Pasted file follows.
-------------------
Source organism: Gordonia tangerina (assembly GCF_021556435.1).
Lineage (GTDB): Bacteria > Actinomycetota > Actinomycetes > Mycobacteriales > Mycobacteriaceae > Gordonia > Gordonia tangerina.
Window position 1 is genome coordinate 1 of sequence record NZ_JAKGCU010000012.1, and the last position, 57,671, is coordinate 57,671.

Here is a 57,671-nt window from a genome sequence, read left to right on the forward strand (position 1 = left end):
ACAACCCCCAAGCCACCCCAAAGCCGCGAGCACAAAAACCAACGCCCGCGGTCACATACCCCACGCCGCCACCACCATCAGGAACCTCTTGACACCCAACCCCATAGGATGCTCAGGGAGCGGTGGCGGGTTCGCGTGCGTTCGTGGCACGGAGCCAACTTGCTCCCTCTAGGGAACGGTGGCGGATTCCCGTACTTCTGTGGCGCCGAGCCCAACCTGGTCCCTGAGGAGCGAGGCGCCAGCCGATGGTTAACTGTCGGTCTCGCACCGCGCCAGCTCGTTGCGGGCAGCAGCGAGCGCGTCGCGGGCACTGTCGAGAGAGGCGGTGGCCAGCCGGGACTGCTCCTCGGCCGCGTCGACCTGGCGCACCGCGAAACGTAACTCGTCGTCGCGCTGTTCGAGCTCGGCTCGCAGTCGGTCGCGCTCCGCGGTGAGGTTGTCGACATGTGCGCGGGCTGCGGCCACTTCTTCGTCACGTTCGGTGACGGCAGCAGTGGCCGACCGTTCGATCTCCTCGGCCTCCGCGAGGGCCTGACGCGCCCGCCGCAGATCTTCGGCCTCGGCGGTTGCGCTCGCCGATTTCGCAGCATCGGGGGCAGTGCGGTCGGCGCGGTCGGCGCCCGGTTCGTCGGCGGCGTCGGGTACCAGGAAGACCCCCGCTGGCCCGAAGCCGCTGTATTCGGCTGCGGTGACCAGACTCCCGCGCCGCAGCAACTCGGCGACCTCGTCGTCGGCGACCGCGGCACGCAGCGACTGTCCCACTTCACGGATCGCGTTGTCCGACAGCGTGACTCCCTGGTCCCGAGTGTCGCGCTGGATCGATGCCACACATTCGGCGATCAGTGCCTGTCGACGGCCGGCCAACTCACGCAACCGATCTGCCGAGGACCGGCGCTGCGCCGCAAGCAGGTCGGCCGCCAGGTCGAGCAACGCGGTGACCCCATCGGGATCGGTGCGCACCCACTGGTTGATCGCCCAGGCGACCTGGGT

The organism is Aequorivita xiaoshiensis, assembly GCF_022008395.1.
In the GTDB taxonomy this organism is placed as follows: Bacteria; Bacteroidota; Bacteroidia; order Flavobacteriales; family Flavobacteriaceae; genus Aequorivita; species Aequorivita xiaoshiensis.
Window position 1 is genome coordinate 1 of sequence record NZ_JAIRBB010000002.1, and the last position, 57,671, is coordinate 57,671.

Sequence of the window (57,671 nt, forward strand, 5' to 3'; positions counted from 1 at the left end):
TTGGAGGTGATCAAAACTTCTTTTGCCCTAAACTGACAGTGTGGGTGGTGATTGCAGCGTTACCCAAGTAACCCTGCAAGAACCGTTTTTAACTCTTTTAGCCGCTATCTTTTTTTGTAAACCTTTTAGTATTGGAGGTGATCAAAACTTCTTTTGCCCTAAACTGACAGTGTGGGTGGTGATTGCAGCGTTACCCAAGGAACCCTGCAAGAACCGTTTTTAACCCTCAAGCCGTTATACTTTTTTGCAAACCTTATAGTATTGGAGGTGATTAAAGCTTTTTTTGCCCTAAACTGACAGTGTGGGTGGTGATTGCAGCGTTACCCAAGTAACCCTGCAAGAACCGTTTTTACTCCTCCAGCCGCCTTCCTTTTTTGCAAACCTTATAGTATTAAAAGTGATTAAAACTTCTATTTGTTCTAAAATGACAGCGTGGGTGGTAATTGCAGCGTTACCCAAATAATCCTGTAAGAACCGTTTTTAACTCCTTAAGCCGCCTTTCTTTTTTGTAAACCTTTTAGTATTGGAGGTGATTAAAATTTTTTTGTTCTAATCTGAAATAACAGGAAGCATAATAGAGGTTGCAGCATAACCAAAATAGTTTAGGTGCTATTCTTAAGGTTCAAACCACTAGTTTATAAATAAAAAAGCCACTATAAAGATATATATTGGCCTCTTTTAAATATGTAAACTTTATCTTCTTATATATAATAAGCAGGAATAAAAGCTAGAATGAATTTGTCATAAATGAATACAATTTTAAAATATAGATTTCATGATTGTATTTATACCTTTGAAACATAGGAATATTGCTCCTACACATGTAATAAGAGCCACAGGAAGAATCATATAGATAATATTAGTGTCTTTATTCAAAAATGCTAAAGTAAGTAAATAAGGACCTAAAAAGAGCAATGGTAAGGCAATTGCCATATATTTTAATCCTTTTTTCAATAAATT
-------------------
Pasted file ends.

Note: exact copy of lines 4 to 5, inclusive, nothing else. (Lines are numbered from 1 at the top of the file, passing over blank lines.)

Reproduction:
Here is a 57,671-nt window from a genome sequence, read left to right on the forward strand (position 1 = left end):
ACAACCCCCAAGCCACCCCAAAGCCGCGAGCACAAAAACCAACGCCCGCGGTCACATACCCCACGCCGCCACCACCATCAGGAACCTCTTGACACCCAACCCCATAGGATGCTCAGGGAGCGGTGGCGGGTTCGCGTGCGTTCGTGGCACGGAGCCAACTTGCTCCCTCTAGGGAACGGTGGCGGATTCCCGTACTTCTGTGGCGCCGAGCCCAACCTGGTCCCTGAGGAGCGAGGCGCCAGCCGATGGTTAACTGTCGGTCTCGCACCGCGCCAGCTCGTTGCGGGCAGCAGCGAGCGCGTCGCGGGCACTGTCGAGAGAGGCGGTGGCCAGCCGGGACTGCTCCTCGGCCGCGTCGACCTGGCGCACCGCGAAACGTAACTCGTCGTCGCGCTGTTCGAGCTCGGCTCGCAGTCGGTCGCGCTCCGCGGTGAGGTTGTCGACATGTGCGCGGGCTGCGGCCACTTCTTCGTCACGTTCGGTGACGGCAGCAGTGGCCGACCGTTCGATCTCCTCGGCCTCCGCGAGGGCCTGACGCGCCCGCCGCAGATCTTCGGCCTCGGCGGTTGCGCTCGCCGATTTCGCAGCATCGGGGGCAGTGCGGTCGGCGCGGTCGGCGCCCGGTTCGTCGGCGGCGTCGGGTACCAGGAAGACCCCCGCTGGCCCGAAGCCGCTGTATTCGGCTGCGGTGACCAGACTCCCGCGCCGCAGCAACTCGGCGACCTCGTCGTCGGCGACCGCGGCACGCAGCGACTGTCCCACTTCACGGATCGCGTTGTCCGACAGCGTGACTCCCTGGTCCCGAGTGTCGCGCTGGATCGATGCCACACATTCGGCGATCAGTGCCTGTCGACGGCCGGCCAACTCACGCAACCGATCTGCCGAGGACCGGCGCTGCGCCGCAAGCAGGTCGGCCGCCAGGTCGAGCAACGCGGTGACCCCATCGGGATCGGTGCGCACCCACTGGTTGATCGCCCAGGCGACCTGGGT